2003 AIME II Problems/Problem 10


Two positive integers differ by $60$. The sum of their square roots is the square root of an integer that is not a perfect square. What is the maximum possible sum of the two integers?


Call the two integers $b$ and $b+60$, so we have $\sqrt{b}+\sqrt{b+60}=\sqrt{c}$. Square both sides to get $2b+60+2\sqrt{b^2+60b}=c$. Thus, $b^2+60b$ must be a square, so we have $b^2+60b=n^2$, and $(b+n+30)(b-n+30)=900$. The sum of these two factors is $2b+60$, so they must both be even. To maximize $b$, we want to maximixe $b+n+30$, so we let it equal $450$ and the other factor $2$, but solving gives $b=196$, which is already a perfect square, so we have to keep going. In order to keep both factors even, we let the larger one equal $150$ and the other $6$, which gives $b=48$. This checks, so the solution is $48+108=\boxed{156}$.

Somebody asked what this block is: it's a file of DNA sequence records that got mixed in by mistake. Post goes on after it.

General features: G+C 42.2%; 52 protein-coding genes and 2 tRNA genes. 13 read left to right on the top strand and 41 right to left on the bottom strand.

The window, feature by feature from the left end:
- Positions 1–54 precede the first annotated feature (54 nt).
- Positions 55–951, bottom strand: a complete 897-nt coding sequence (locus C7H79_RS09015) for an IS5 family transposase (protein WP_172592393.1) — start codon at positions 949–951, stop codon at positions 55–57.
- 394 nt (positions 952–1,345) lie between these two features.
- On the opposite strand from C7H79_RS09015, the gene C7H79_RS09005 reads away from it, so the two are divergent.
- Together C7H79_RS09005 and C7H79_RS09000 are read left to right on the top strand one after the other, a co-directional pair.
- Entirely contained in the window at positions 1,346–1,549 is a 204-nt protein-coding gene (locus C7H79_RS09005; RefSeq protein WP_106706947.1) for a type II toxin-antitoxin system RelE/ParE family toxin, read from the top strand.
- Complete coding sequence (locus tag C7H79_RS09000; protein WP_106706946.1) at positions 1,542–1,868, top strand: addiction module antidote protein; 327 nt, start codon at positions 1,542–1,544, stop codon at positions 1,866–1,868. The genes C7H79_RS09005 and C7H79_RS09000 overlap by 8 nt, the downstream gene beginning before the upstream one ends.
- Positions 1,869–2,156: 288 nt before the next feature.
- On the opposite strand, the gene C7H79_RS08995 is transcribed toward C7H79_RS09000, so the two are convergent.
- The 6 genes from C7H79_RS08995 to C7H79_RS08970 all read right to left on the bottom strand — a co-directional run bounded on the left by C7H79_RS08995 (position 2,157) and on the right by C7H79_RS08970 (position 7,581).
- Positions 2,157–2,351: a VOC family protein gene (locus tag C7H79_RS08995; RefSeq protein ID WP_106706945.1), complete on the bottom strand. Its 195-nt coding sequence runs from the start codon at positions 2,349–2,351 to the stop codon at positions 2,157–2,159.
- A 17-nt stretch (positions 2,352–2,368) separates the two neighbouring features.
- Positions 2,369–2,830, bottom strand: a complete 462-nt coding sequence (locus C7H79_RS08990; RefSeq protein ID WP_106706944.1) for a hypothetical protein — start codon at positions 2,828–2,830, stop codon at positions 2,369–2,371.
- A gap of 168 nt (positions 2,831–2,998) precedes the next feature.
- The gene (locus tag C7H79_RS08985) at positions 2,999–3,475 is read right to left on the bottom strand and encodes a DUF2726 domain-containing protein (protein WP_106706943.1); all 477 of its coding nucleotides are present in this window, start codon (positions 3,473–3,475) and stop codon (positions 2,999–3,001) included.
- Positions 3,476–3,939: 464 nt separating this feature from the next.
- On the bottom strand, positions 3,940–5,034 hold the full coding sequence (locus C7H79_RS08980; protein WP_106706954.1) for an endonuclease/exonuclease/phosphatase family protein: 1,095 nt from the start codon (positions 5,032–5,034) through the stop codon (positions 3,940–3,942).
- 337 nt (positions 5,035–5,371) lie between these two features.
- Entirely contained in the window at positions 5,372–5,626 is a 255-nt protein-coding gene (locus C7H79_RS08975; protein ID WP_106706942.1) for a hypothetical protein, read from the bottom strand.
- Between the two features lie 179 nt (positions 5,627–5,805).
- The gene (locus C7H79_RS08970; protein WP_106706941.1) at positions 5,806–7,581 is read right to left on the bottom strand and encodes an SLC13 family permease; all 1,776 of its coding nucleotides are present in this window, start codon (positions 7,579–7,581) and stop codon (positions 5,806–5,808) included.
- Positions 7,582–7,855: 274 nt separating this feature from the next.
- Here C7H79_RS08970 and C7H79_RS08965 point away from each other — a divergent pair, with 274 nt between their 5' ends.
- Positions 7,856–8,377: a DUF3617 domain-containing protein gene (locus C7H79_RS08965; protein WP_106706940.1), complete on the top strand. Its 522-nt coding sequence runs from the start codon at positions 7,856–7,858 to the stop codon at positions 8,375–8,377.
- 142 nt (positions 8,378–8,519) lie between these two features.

See also

2003 AIME II (ProblemsAnswer KeyResources)
Preceded by
Problem 9
Followed by
Problem 11
1 2 3 4 5 6 7 8 9 10 11 12 13 14 15
All AIME Problems and Solutions

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